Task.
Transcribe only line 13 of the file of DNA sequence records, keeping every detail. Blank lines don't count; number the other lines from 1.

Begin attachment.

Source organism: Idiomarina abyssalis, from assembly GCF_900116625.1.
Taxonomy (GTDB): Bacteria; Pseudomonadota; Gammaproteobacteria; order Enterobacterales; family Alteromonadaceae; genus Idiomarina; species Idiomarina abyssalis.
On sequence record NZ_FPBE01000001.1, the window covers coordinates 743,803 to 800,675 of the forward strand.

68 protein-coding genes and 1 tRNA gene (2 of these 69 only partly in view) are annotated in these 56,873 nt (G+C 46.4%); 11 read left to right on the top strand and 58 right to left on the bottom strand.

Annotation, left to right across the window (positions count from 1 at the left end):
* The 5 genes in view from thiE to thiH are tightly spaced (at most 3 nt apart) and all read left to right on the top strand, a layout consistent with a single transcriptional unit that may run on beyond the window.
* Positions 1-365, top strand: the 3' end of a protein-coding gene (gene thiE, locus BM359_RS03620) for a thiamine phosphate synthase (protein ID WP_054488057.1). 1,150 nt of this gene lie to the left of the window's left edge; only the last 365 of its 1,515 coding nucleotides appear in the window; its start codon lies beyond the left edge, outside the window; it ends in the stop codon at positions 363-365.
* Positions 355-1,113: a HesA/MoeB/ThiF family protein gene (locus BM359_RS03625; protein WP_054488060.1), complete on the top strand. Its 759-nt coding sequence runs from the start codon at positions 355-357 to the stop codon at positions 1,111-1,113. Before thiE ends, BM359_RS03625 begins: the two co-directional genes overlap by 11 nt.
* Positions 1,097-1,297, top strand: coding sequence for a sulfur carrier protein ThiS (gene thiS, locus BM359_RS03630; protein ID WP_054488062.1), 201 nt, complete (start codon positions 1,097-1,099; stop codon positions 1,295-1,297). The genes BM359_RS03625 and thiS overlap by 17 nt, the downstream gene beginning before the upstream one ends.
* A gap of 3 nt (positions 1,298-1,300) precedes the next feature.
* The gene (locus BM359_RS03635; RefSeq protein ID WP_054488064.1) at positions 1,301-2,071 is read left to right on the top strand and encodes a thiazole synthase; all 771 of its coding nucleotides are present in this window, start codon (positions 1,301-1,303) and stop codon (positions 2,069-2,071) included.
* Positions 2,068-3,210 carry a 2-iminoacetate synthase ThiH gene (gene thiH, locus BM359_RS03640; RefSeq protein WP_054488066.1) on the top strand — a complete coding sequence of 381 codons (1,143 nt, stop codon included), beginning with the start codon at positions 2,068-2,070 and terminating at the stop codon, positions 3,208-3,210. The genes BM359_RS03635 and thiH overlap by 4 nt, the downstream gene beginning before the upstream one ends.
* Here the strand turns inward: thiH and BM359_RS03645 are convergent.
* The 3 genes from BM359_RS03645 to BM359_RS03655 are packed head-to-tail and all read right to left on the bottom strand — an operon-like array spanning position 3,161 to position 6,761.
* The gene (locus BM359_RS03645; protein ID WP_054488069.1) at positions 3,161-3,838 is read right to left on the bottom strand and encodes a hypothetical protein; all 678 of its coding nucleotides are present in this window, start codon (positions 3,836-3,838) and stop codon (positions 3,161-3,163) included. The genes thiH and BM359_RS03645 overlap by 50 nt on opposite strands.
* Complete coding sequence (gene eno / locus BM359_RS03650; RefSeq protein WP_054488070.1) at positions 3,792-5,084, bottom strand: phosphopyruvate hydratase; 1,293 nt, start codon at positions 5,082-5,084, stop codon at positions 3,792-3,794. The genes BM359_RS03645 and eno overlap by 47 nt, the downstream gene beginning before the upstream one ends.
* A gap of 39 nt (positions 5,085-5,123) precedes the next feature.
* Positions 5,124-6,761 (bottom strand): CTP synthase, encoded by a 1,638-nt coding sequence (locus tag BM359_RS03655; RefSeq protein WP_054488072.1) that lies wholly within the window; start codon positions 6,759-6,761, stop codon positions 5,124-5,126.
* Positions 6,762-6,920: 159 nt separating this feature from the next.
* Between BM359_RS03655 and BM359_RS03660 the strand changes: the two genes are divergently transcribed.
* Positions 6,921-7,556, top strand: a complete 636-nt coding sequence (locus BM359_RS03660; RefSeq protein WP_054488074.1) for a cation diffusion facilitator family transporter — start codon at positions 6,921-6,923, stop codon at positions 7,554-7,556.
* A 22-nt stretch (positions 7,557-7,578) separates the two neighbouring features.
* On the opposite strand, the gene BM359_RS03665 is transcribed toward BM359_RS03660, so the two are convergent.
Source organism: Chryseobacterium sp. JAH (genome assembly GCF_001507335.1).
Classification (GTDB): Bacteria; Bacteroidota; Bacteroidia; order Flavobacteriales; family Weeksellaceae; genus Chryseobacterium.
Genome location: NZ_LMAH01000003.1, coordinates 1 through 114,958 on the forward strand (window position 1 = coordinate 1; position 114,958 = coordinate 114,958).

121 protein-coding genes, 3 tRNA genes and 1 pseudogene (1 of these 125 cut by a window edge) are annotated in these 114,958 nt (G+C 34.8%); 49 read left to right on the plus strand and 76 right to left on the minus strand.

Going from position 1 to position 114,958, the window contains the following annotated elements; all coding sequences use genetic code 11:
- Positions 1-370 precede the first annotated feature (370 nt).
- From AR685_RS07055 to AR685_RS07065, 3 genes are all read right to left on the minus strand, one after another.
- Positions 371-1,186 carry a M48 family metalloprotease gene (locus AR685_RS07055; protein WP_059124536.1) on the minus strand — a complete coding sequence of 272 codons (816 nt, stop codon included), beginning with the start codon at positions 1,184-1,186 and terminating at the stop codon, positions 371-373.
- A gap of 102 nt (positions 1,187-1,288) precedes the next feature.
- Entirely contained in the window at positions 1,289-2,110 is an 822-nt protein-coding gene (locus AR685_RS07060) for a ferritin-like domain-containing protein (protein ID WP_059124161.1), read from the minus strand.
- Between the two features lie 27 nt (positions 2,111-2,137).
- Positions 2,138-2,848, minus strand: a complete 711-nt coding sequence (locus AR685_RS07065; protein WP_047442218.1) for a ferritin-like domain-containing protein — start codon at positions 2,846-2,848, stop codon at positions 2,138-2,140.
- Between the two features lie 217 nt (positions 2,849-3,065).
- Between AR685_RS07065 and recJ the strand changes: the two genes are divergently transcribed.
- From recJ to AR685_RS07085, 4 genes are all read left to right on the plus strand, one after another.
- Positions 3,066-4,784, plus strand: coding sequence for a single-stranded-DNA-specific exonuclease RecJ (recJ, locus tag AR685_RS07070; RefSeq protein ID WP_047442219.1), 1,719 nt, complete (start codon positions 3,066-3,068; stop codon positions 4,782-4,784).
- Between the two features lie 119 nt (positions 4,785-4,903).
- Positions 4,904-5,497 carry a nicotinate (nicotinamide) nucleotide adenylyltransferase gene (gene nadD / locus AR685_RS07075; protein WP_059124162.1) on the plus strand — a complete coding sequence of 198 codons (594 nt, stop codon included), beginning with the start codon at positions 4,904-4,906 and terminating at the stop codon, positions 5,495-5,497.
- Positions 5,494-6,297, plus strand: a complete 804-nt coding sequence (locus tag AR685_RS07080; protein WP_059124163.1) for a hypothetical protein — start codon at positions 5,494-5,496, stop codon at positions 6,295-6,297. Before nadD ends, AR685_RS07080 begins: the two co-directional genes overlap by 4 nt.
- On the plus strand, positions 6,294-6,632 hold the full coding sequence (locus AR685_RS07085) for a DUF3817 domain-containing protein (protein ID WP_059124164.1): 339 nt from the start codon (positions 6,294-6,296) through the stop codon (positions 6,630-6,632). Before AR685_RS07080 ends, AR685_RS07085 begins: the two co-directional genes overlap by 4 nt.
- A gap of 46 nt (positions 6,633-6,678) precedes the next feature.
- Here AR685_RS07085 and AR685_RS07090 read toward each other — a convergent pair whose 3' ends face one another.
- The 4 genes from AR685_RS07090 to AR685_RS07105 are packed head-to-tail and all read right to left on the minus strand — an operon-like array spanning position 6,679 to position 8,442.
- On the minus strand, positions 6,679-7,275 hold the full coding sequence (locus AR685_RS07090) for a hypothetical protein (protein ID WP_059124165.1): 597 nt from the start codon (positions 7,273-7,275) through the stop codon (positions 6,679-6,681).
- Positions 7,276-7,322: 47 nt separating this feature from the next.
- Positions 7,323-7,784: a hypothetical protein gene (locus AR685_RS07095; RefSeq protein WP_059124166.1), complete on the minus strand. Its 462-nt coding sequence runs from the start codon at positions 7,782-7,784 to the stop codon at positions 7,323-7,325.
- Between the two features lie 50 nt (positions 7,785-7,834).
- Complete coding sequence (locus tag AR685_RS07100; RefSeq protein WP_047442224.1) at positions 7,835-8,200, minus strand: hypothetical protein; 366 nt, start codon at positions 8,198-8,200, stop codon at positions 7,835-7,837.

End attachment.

* Here the strand turns inward: thiH and BM359_RS03645 are convergent.